• kj on December 7, 2007 at 16:09

    I interviewed a young Marine three days before his first child was born. He’d suffered a traumatic brain injury in Iraq.

    To say the experience of talking to him for several hours, while every five minutes or so he would ask, “Have I already told you this?” (short term memory loss) broke my heart would be a severe understatement.

    Broke my heart and made my blood boil at the same time. This was one person, but how many shattered hopes and dreams?

    Thank you for this essay, boadicaea.

    • documel on December 7, 2007 at 16:21

    Bush doesn’t seem to understand this–neither do most Republicans in his administration.  Ike knew it, Colin Powell did but didn’t act on this knowledge.  He and Tony Blair gave the evil W street cred and are, thus, fully responsible for the needless deaths and injuries.

    Consider how many Iraqis, children especially, that have also been so traumatized.  Compared to Bush, Saddam wasn’t so bad.  Shall we say, Bush is the devil’s devil.

  1. I had no idea that this group had formed.  I welcome your diary with a mixture of gratitude and pain because you acknowledge the pain that the military families are in and it makes it easier to feel and express my own.  I’m with you in believing that this group will have the power to change our future history.  When my grandfather came home from WWII we didn’t know much about PTSD but he came home to a grateful nation and I think that made his difficulties easier for him to deal with.  He had been a medic.  His son went to Vietnam and when he came home we began to understand PTSD and Vietnam vets did not come home to a grateful nation.  As we traveled the road to understanding PTSD family members of Vietnam vets became part of the journey and they laid the ground work for us to follow.  We need to understand and face up to the full effects of war on our troops and the families and when we do that we won’t have anymore of these fucking unnecessary wars and acts of aggression.  Nothing is free, someone pays!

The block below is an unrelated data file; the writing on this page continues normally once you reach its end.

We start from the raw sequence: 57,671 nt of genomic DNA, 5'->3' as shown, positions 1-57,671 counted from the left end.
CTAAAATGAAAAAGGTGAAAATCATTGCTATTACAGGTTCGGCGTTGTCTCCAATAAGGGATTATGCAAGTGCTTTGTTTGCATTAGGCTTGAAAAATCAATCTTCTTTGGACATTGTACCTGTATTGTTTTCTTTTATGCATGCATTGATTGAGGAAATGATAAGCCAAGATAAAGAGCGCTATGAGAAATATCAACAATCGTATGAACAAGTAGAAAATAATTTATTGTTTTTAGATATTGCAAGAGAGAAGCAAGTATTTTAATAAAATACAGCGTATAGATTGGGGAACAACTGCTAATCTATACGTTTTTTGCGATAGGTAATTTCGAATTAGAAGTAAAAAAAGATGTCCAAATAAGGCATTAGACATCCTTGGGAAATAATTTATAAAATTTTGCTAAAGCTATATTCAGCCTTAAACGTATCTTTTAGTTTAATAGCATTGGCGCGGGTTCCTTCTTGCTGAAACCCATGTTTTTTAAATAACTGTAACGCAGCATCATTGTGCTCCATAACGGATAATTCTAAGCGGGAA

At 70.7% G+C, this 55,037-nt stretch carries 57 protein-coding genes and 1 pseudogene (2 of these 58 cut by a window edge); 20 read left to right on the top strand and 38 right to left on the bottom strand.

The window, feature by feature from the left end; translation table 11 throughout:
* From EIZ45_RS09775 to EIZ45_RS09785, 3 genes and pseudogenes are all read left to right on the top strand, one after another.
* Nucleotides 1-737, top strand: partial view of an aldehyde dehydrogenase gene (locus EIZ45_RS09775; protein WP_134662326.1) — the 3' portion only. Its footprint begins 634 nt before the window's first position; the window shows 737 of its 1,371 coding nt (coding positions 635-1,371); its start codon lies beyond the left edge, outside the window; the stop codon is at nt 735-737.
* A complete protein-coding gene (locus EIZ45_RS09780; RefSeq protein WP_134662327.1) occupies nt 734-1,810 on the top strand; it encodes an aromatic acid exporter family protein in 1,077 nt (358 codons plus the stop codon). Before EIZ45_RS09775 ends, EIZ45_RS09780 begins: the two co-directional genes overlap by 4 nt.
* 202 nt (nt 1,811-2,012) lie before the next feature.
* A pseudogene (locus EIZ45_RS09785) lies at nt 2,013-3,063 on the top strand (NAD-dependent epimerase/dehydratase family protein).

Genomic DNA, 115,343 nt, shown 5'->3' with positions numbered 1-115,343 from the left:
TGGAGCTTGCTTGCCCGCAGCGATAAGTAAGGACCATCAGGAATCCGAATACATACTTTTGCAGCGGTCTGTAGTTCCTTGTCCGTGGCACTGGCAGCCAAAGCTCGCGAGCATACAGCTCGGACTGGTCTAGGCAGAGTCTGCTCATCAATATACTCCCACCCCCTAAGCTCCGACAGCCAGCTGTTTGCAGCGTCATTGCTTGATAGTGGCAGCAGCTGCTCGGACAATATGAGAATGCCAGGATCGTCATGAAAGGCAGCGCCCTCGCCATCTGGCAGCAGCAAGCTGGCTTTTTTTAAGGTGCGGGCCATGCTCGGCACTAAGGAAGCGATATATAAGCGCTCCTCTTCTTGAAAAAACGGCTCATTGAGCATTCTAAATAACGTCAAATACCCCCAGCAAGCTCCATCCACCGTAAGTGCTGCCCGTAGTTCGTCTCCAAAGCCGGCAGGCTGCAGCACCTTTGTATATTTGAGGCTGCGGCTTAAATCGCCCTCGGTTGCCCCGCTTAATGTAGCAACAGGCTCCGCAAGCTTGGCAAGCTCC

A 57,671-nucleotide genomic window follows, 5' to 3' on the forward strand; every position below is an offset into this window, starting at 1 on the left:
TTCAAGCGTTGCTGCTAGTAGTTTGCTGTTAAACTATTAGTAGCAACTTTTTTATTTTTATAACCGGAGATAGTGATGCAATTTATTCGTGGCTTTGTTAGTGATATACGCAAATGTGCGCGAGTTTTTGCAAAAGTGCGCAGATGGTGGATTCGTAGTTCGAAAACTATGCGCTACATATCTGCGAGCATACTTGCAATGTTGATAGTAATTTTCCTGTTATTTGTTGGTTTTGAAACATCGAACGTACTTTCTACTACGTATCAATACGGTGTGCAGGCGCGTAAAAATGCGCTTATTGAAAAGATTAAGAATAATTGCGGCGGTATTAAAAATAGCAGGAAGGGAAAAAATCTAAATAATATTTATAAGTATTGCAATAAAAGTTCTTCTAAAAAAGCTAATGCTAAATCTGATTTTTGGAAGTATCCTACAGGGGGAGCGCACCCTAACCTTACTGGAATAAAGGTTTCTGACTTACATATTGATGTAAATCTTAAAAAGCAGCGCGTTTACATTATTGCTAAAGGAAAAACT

• odillon on December 7, 2007 at 20:17

    little attention is paid to it.

    My niece’s wonderful new boyfriend, age 31, just deployed to Iraq again. He’s on a sniper squad in a dangerous place and he’s the most caring and supportive boyfriend she’s ever had. He’s an independent and against the war now. All I can do is pray he’ll be okay and speak out against an evil war and evil warmongers.

    My own son, adopted from Korea at age seven, suffered as a teenager from PTSD for years, in and out of hospitals. It is a monstrous event for a family to go through, let alone in the mind of the person who endures it. Thank God he got through it all, but it was years and years of pain and problems.

    My brother has had his own pain from Vietnam service which still gives him nightmares.

    Thanks for what you are doing!

  2. No one did wrong.  It just happened as such things do.

    A young cowboy was bucked off his horse.  His foot caught in the stirrup.  He was dragged some distance in the desert.  The young man’s skull was split open and they said he left some of his brains in the desert.

    It was a miracle they said.  It was for that time.  Maybe for this time.  A helicopter brought the young cowboy to a hospital in the big city where the doctors saved his life and what was left of his brains.

    Actually it wasn’t much of a city but it was big to us.

    Better he should have died.

    I visited the padded room with my father.  The young cowboy was so thin.  He talked so well.  He remembered the old days.  Remembered well when he rode proud and strong on the open range. Couldn’t have told you what he had for breakfast.

    He was so mild.  He spoke so softly.  His brother had put him in that padded room because he feared the violent outbursts that come on so suddenly with head trauma cases.

    I wondered how it must have been when his wife and kids visited.  It is hard to picture.

    The keeper of a room full of people that had head wounds of a different kind hit us up for a few dollars as we left.  For the young cowboy of course.  Yeah.

    Send him back to his mother said the townfolk.  Yeah his mother in Ireland would have had great use for him.  Would she have been able to handle the young cowboy better than his brother?  

    At least the wife and kids wouldn’t have been duty bound to visit.

    Some people cause such things and talk about how grand the cause is.


    Best,  Terry


    • kj on December 7, 2007 at 23:24

    65 percent. Criminal.

    Can you send this to your local paper as a guest opinion piece?  

  3. http://votevets.org/news/?id=0095